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Posts Tagged ‘CFO’

3 Financial Management Objectives for CFOs

Saturday, October 8th, 2011 by Troy Schrock

3 Financial Management Objectives for CFOs

3 objectives for the CFOs of entrepreneurial and mid-market companies:

  1. Integrity in Financial Reporting: Implement the proper personnel and processes for reliable financial data.  Financial reporting is historical; it tells “what happened.” 
  2. Sound Financial Analysis and Synthesis: With solid financial reporting disciplines in place, CFOs can focus on what it means.  But they must not stop there.  CFOs also need to synthesize the information and help the organization’s decision-makers think about the future.  How do the financial results affect strategic and operating decisions, and vice versa.
  3. Tight Financial Management (Budget and Cost Control):  The budget (or the financial forecast, which is more flexible and preferred by some) paints the future financial picture for the organization’s leaders.  First, it connects current decisions to expected results.  Then, actual results can be measured and compared to expectations.  This calibrates the assumptions of the decision makers.  Because it requires an understanding of the key value drivers of the business, this discipline also enables CFOs to identify specific areas of cost control that need addressed (which can be anything from a line item to an entire process).

The CFO must ensure that the first objective is achieved, but second and third objectives are where CFOs add the greatest value to a business.  Therefore, those are the objectives on which he should focus his time.


Growing from Controller to CFO

Monday, September 12th, 2011 by Troy Schrock

The following was developed to help a specific person, but in our experience as ActionCFO advisors, we have found it to have wide application.  A controller who would like to grow into a CFO should focus on the following: 

  1. Build leadership and management skills.  Controllers tend to be great technicians, but they are rarely good managers.  A CFO, however, must be skilled in managing staff and nurturing their professional development.  Of course, this is not a “finance thing;” it’s a management thing.  Effectively delegating, dealing with performance issues, setting staff goals, and identifying specific areas of development for career growth are basic skills requied for any manager to be successful.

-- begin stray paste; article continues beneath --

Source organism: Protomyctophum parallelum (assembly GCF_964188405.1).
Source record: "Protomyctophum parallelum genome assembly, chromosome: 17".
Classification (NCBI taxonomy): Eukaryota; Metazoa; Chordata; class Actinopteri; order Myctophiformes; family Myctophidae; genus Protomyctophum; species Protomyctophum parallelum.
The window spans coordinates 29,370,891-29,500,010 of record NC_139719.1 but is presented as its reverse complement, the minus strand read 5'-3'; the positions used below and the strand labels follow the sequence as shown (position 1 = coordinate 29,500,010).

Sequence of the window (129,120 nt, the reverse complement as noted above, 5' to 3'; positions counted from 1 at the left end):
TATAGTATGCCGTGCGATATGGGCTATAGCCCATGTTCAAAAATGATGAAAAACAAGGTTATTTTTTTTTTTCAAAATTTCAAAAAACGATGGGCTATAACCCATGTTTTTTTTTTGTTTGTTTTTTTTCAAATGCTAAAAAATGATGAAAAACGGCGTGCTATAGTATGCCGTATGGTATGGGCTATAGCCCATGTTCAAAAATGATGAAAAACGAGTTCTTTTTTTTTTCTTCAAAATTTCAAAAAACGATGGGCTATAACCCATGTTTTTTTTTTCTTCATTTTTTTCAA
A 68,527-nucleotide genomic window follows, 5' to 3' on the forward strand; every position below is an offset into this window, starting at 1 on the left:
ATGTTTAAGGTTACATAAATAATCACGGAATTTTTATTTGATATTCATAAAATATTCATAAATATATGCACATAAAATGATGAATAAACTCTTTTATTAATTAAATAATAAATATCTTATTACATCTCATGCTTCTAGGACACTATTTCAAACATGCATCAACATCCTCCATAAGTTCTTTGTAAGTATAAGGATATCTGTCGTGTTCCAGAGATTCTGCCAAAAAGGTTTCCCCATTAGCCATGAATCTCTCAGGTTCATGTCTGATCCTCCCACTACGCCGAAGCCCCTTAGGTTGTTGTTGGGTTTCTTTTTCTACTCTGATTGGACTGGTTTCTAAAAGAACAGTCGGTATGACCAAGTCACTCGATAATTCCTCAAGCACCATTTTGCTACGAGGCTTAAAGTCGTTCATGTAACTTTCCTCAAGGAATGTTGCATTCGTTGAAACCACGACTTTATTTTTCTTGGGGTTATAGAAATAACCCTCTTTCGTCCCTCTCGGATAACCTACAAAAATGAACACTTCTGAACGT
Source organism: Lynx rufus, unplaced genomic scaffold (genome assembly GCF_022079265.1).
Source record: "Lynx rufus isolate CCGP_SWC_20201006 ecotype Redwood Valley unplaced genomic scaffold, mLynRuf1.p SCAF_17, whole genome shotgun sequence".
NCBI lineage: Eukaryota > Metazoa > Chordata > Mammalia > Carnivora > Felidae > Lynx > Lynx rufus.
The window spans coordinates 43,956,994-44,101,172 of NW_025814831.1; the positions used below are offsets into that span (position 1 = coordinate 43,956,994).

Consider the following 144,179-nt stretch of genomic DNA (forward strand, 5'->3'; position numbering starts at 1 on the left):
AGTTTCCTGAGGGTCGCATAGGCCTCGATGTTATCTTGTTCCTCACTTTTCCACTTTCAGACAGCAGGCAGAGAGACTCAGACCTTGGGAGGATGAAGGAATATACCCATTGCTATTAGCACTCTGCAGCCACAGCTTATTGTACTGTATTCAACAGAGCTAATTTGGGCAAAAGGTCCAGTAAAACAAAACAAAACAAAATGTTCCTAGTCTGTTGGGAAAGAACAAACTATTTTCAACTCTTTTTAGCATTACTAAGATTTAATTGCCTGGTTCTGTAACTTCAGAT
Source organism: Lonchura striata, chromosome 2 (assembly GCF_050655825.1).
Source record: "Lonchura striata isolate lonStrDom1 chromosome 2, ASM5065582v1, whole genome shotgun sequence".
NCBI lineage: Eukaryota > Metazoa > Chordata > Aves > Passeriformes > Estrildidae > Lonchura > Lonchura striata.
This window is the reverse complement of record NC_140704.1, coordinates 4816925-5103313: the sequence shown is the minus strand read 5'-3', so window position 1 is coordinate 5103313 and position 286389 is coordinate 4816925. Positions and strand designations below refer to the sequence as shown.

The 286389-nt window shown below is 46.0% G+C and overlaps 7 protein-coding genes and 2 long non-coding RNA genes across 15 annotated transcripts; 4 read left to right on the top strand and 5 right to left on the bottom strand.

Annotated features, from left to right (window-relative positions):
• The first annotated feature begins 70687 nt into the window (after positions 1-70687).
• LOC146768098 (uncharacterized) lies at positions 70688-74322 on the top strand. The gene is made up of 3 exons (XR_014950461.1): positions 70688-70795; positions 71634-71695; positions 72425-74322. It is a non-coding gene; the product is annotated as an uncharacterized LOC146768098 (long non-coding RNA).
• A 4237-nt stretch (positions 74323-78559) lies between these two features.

2. Connect business strategy to financial strategy.  Which activities generate the best value?  How do they connect with the business’s value proposition? It is the CFO’s job to provide the financial perspective to strategic discussions with the CEO and executive team.
  3. Shift focus from data to information.  Transactions, recording, compliance – all primary tasks of the controller – are all about data.  But this data is meaningless if it is not converted to information – insights that can be used to make decisions.  A CFO must be able to discern meaningful information from the data. 
  4. Increase time spent presenting relevant information to decision makers within the business.  It is incumbent upon the CFO to talk with leaders and understand what information will help them do their work more effectively.

These skills will move a controller form a rear-looking mindset (recording what has happened) to a more strategic forward-looking mindset (anticipating what will happen).  In determining what the data means and persuasively communicating how it should affect business decisions, it may be helpful to ask these three questions: 

  1. What happened?
  2. What does it mean?
  3. Now what?

The “what happened” should really be handled by the financial staff.  Once that basic analysis has been done, the CFO can focus on “what does it mean?” and “now what?” in helping the executive team make good decisions.